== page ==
• Flexibility: Because boat clubs have to cater to other members, you cannot go whenever you want or for as long as you want.  Most have a set schedule in either the morning or the afternoon although you can often reserve a boat for both time intervals.  Plus, you typically cannot go out before business hours (before staff is on hand) and you have to return the boat before the close of business.  However, some clubs will allow you to pick up the keys the night before if you want an early morning start.

Related to this is the fact that you simply cannot decide to go boating at the spur of the moment.  You have to make a reservation in advance.  So, if it is a nice day and the family has some free time, you might not be able to enjoy the day on the water.  However, many clubs have a “spontaneity” provision that enables you to contact the marina and take out a boat the same day if one is available.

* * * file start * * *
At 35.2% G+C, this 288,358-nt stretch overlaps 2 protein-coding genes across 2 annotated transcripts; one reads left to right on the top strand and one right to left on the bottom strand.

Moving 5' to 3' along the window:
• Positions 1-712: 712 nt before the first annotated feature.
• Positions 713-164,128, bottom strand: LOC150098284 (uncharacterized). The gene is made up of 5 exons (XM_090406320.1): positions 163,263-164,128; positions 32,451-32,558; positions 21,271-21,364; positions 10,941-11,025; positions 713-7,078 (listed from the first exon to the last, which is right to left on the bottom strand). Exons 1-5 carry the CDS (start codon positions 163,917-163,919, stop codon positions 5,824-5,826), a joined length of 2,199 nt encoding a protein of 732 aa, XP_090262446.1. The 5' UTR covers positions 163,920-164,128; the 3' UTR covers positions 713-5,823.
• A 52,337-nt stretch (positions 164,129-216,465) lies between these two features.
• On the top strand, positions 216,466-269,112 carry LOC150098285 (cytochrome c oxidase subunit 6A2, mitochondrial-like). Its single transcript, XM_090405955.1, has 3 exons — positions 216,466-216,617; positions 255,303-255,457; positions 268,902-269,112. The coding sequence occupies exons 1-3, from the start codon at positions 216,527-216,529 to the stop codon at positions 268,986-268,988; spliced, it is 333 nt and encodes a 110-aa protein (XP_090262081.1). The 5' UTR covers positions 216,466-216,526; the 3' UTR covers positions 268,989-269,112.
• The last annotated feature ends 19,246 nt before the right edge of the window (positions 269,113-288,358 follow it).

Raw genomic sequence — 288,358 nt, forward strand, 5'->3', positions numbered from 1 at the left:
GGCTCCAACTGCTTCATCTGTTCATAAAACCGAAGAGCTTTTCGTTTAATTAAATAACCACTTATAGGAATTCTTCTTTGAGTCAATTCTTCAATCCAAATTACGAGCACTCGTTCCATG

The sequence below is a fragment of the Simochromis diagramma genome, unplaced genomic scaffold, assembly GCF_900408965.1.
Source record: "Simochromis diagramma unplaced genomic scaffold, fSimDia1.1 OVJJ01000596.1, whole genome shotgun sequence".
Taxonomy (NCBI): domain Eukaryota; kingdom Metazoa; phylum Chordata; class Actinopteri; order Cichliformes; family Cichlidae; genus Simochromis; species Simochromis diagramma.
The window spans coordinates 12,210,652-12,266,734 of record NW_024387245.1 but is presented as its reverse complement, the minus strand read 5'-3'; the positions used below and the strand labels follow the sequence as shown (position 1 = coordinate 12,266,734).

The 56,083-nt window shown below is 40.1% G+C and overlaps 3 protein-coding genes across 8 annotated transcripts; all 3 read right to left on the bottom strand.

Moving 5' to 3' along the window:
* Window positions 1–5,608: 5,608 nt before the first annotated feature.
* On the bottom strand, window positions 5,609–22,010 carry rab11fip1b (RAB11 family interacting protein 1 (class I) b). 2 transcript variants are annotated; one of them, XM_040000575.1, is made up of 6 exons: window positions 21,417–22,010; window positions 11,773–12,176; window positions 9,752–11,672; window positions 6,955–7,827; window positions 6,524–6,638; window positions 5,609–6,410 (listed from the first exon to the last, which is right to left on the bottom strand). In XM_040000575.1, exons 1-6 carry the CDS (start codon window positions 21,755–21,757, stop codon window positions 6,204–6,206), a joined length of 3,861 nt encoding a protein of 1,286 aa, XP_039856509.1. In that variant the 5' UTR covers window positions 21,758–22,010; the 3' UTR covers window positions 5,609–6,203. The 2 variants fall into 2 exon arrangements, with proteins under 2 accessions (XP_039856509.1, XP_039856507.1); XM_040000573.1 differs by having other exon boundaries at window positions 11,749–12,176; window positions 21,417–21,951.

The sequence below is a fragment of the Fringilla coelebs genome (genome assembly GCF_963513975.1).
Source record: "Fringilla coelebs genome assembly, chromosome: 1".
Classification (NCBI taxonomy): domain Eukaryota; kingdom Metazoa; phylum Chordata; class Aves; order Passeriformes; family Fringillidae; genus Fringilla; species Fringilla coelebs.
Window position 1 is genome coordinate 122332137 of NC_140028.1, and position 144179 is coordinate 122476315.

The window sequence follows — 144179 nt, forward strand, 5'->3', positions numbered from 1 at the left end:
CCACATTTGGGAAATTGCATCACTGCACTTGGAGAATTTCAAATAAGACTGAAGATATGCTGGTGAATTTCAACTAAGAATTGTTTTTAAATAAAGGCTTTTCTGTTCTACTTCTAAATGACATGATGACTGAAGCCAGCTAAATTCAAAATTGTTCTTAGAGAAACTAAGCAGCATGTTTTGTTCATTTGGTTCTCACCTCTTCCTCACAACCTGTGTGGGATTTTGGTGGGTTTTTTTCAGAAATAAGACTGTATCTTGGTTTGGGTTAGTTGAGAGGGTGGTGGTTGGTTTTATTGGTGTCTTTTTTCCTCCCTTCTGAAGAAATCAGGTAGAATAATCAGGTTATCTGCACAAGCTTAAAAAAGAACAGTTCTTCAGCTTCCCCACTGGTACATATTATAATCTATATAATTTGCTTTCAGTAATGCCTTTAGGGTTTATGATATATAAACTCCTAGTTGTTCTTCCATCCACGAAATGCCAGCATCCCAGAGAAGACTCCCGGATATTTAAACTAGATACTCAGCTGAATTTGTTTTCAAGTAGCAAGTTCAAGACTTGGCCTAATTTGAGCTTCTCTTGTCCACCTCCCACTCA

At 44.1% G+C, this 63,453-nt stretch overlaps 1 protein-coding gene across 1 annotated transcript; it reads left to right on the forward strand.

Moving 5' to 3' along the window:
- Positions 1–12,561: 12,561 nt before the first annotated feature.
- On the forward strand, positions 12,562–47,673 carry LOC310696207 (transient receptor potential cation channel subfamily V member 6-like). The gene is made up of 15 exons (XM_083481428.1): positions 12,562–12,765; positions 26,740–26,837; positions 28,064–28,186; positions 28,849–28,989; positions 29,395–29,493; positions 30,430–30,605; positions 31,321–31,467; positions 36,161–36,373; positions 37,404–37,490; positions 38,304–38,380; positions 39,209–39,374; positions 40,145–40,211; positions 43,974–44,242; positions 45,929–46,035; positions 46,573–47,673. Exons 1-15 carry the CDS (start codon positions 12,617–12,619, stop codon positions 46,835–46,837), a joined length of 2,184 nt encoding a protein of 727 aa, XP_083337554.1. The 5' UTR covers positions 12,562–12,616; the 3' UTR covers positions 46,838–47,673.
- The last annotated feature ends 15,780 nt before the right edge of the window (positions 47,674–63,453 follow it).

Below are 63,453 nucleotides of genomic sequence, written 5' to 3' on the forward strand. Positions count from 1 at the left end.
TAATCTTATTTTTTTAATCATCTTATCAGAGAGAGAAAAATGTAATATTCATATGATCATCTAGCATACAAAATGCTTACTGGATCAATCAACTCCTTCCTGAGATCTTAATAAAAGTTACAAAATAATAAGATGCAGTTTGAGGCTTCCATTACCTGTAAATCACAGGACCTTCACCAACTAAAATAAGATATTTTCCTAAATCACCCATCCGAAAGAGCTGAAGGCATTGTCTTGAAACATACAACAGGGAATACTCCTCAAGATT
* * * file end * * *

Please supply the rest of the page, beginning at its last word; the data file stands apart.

• Availability: All boat clubs have some sort of reservation system and will limit how many reservations you can make in advance.   For example, Freedom Boat Club will allow you to hold four reservations up to 6 months in advance.  Because of this, many club members that I surveyed said that it felt like they were competing with other club members for the best boats and time slots.  You can imagine the competition for boats over the Memorial Day and 4th of July weekends.

To help lessen the availability concerns, many clubs have stated policies to manage the ratio of boats to members.  For example, some will be sure to have no more than 10 members per boat.  As more members are recruited, they will add to their fleet.

Another disadvantage of club membership is that you cannot take the boat to a different body of water.  However, many clubs with multiple locations will allow you to make a reservation at a different destination which is a nice feature if you are planning a vacation.

Finally, you have to remove all of your gear each time you use the boat and you are not permitted to customize it.  This is primarily an issue with anglers who like to set up their electronic equipment for their preference and style of fishing.

Who a Boat Club Is (and Isn’t) Best Suited For